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Many legends grew up around his alchemical activities: that he could create blood out of nothing, that he could replicate the liquefaction of blood of San Gennaro, that he had people killed so that he could use their bones and skin for experiments. The Capella Sansevero was said to have been constructed on an old temple of Isis, and Raimondo was said to have been a Rosicrucian. To justify this, locals pointed to a massive Statue of the God of the Nile, located just around the corner from Raimondo's home. To add to the sense of dread, Raimondo's family home in Naples, the Palazzo Sansevero, was the scene of a brutal murder at the end of the 16th century, when the composer Carlo Gesualdo caught his wife and her lover in flagrante delicto, and hacked them to death in their bed.
Raimondo di Sansevero died in Naples in 1771, his death hastened by the continuous use of dangerous chemicals in his experiments and inventions. In 1794, the Swedish naturalist Carl Peter Thunberg named the plant genus Sansevieria after him.
The last years of his life were dedicated to decorating the Chapel of Sansevero with marble works from the greatest artists of the time, including Antonio Corradini, Francesco Queirolo and Giuseppe Sanmartino, and preparing anatomical models. These models are still on display in the Chapel, and have given rise to legends as to how they were constructed (even today the exact method is not known). Until recently many Neapolitans believed that the models were of his servant and a pregnant woman, into whose veins an artificial substance was injected under pressure, but the latest research has shown that the models very artificial. He destroyed his own scientific archive before he died. After his death, his descendants, under threat of excommunication by the Church due to Raimondo's involvement with Freemasonry and alchemy, destroyed what was left of his writings, formulae, laboratory equipment and results of experiments.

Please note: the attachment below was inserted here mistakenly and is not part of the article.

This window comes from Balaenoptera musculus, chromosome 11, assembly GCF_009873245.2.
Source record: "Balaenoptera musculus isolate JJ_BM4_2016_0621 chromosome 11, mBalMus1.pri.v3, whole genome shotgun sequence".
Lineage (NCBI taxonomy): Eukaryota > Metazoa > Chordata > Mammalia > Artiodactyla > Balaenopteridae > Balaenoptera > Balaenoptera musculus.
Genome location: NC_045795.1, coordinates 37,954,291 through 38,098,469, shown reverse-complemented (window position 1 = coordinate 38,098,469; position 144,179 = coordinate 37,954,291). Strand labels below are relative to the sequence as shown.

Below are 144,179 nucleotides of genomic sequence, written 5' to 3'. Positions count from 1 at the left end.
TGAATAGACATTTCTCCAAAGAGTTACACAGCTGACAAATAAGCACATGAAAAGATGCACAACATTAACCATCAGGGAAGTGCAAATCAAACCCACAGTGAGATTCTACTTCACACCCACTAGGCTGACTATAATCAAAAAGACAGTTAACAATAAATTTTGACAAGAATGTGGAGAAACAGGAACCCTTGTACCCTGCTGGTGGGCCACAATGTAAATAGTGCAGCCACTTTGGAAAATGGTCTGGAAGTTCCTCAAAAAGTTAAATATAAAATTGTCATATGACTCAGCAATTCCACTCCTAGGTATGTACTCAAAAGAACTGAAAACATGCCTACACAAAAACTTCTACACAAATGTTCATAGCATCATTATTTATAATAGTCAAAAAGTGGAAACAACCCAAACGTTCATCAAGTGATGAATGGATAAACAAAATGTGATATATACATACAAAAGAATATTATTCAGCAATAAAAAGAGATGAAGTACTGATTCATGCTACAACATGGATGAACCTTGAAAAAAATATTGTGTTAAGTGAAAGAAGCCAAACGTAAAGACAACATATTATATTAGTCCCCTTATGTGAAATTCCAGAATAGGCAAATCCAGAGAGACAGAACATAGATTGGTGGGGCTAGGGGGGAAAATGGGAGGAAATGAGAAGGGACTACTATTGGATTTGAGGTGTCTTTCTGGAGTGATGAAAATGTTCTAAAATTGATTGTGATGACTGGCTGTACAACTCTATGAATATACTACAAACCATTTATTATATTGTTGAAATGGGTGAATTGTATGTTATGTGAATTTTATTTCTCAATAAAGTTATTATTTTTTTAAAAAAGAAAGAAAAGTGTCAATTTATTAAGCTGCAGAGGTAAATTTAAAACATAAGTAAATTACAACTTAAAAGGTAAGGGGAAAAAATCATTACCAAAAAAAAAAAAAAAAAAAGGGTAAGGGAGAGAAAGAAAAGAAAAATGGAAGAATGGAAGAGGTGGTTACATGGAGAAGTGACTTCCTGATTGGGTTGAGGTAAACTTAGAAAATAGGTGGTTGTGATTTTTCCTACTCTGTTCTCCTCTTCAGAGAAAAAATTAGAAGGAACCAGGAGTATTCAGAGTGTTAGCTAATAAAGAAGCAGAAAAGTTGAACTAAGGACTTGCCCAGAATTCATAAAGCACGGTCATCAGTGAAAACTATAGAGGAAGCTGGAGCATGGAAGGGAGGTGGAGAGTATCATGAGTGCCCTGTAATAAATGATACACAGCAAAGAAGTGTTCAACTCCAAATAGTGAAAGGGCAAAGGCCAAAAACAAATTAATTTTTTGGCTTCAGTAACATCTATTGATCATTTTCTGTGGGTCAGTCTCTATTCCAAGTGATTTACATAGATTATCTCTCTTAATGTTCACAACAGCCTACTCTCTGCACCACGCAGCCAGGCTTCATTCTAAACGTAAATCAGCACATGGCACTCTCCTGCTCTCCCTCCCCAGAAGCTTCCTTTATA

The skulls were sawed open and hinges were placed on either sides so that the skulls could be opened and seen inside, where a complex network of blood vessels is also present.
The appearance of the womb suggests that the woman may have died either while or after giving birth. No pubic symphysis (joint at the front of the pelvis) could be seen between the two bones of her pelvis.
Analysis carried out at the Institute of Archaeology - summary
Vessels from the two models were sampled in different areas. The samples were studied under transmitted and polarized light microscopy, scanning electron microscopy (SEM) and Fourier transform infrared spectroscopy (FT-IR). The results of these analyses show that the vessels have a core made out of a metal wire twisted with fibres, and coated with a mixture of pigmented waxes (Fig 1).
No evidence was found to indicate that the anatomical machines were made following the techniques of injections. Likewise, no evidence was found to indicate that the models were injected with embalming substances.
The evidence uncovered during this study indicates that the circulatory system was artificially fabricated with a mixture of pigmented waxes (mostly beeswax), an iron wire and silk fibres, probably following techniques commonly used by anatomists of that time.